10 Rules For Being A Decent Grandparent

by Melissa Charles
Originally Published: 
Grandma Laying In Bed With A Baby
Thanasis Zovoilis / Getty

Relationships with ­in-­laws can be a major source of stress for many families. Add a new baby in the mix, and things can go from tense to flat out explosive. So, in the interest of diffusing some situations before they blow up like a nuclear warhead, I offer the following tips to new grandparents:

1. Don’t expect a ringside seat.

Many women feel that birth is a private moment, and not a spectator sport. Respect this.

2. Remember: It’s not your baby.

Your baby is the father or mother of the baby. This is your grandbaby. Wonderful, absolutely, but since you weren’t in the bed, or swinging from the chandelier, or wherever baby was made, please don’t use the term, “my baby.” Not to mention the odd looks you’re guaranteed to get when making introductions: “This is my son, his wife, and that (pointing at her abdomen) is my baby!” Folks end up in the news for stuff like that.

3. Grandchildren are not do-overs.

Your own parenting experience may not have been all that you wanted it to be. You may have come to realize that you would have done somethings differently, given the chance. You cannot make up for any mistakes (perceived or real) that you made with your children via your grandchild. So, don’t surprise anyone at a birthday party with the announcement of a new pony, or trip to Disney.

4. Don’t offer advice.

If new parents want opinions, they’ll ask for them. Unsolicited advice can be taken as passive-aggressive insults, so don’t even go there. This goes ten thousand times for criticism. Nobody, especially a new mom, needs to hear how the house should be neater, she’s not losing the baby weight fast enough, how much better you/your daughter/next door neighbour’s cousin was at anything than she is. Yes, you raised your baby/babies. But they weren’t this baby.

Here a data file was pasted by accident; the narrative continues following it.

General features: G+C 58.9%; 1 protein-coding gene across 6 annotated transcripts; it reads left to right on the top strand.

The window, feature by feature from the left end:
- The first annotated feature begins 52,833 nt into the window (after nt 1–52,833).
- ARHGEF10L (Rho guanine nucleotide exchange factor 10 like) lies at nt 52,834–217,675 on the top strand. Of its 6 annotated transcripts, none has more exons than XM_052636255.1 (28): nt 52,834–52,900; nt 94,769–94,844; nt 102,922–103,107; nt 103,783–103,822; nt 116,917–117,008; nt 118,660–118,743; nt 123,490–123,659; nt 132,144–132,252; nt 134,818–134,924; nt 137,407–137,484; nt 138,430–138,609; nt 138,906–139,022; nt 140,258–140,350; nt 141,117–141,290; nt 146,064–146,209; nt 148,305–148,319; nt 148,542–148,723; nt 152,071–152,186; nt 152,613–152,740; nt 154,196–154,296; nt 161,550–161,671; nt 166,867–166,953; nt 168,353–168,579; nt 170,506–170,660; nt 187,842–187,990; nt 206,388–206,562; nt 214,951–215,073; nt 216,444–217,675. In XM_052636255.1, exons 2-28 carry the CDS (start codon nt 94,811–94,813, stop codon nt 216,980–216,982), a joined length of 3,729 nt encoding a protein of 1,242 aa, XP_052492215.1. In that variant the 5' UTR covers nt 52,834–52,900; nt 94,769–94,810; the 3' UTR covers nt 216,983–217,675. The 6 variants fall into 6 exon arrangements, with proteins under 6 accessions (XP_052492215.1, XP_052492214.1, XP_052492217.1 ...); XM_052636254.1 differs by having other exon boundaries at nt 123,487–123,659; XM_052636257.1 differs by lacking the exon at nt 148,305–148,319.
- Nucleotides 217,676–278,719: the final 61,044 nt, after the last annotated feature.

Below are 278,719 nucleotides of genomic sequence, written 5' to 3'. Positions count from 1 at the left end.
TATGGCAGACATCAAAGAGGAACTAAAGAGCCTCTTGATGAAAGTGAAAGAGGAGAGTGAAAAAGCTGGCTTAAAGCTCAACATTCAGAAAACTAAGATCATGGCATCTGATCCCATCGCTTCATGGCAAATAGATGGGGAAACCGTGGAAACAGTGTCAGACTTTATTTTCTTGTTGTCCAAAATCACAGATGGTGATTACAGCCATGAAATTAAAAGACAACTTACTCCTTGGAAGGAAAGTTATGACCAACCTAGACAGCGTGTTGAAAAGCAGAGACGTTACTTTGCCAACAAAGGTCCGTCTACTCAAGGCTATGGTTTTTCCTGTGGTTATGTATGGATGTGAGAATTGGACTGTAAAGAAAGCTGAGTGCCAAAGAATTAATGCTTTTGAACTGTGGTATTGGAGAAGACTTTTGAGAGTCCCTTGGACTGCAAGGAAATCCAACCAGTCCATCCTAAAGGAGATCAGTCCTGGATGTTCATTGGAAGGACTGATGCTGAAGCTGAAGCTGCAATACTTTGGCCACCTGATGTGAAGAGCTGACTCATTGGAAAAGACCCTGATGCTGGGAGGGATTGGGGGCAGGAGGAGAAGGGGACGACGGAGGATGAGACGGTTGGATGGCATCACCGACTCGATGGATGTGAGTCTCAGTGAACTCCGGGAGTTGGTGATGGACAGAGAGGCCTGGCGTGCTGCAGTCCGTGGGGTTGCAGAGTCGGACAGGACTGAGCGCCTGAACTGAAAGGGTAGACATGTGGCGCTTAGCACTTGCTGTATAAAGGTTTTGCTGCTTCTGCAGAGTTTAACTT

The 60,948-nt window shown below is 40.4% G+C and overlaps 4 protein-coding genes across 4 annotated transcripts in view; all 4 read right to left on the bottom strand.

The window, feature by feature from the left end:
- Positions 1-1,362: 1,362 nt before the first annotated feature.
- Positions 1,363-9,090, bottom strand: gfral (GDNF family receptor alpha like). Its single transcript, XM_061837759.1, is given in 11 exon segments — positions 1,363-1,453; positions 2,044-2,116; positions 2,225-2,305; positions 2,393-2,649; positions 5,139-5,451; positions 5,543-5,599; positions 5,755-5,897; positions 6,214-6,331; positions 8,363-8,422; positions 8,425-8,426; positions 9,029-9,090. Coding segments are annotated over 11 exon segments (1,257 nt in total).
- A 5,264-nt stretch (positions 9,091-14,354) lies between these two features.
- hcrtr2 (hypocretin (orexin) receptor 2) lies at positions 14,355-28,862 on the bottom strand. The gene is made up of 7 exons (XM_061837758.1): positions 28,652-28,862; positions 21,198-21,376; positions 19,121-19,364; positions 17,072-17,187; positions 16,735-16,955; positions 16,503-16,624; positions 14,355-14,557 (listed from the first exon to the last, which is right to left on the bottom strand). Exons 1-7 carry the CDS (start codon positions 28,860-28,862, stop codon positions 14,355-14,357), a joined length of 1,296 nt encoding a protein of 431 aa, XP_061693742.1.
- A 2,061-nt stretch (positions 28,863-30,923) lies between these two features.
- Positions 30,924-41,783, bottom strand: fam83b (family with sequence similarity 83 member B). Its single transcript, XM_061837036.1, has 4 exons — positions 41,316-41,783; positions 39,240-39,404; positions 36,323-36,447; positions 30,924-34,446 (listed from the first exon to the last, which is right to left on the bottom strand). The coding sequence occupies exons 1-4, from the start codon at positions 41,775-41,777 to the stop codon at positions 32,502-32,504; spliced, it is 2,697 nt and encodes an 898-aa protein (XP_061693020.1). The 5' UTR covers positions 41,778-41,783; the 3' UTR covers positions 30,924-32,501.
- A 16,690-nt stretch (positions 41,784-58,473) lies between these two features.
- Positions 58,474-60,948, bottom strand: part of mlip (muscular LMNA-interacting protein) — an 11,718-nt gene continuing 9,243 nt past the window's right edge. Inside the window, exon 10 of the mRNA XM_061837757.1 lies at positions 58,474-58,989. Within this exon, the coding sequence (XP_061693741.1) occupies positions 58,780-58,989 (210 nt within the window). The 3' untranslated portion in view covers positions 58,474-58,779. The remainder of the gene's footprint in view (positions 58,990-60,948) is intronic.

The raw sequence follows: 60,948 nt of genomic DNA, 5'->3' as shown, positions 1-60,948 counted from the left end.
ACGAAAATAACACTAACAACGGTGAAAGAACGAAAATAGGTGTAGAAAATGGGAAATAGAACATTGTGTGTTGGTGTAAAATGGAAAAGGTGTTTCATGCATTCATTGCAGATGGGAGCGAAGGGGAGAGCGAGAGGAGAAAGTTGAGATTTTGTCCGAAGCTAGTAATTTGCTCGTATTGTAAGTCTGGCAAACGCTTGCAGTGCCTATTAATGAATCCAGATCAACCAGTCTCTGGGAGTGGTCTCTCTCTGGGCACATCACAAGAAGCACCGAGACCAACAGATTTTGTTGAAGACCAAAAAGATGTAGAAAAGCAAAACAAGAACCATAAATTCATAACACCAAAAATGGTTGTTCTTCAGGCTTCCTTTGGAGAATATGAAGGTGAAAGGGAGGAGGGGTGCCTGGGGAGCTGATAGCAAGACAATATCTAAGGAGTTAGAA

5. Your grandchild is not a puppet.

Don’t “talk” through your grandchild. “Mommy, I’d looooove to spend next weekend at Grandma’s!” Don’t do it. It’s annoying, it’s passive aggressive, and you look like an idiot. Unless you’re a professional ventriloquist. Then it could be hilarious. Especially if you do impressions.

6. Don’t set up your own nursery.

Unless you’ve been asked to babysit full time (don’t assume!), baby won’t need furniture at your house. And nothing says Hand That Rocks The Cradle bonkers like a Grandma that has a full nursery outfitted, without being asked.

7. Accept the name.

I understand that there are some names that are, well, very creative. Feel free to wince all you like…where nobody else can see you. You’ll think Sherbethoneydew Kadidlefancypants is beautiful anyways.

8. Call ahead.

As irresistible as new babies can be, do not drop in. Call (and I don’t mean from the driveway!), and make plans. A couple of days ahead is a good time to shoot for. Babies don’t go stale, I promise.

9. Don’t score keep.

Grand­parenting isn’t a competitive sport. Who gets the biggest presents, the most gifts, pictures, calls, outfits…none of that guarantees the quality of the relationship, and comparing never makes anyone happier.

10. If in doubt, ask.

So much has changed, with different safety standards, food allergies, even sleep positioning that asking is always a good idea. Really, what it boils down to is, respect the parents decisions and boundaries. You can’t go wrong if you’re recognizing your adult child and his spouse as a united team.

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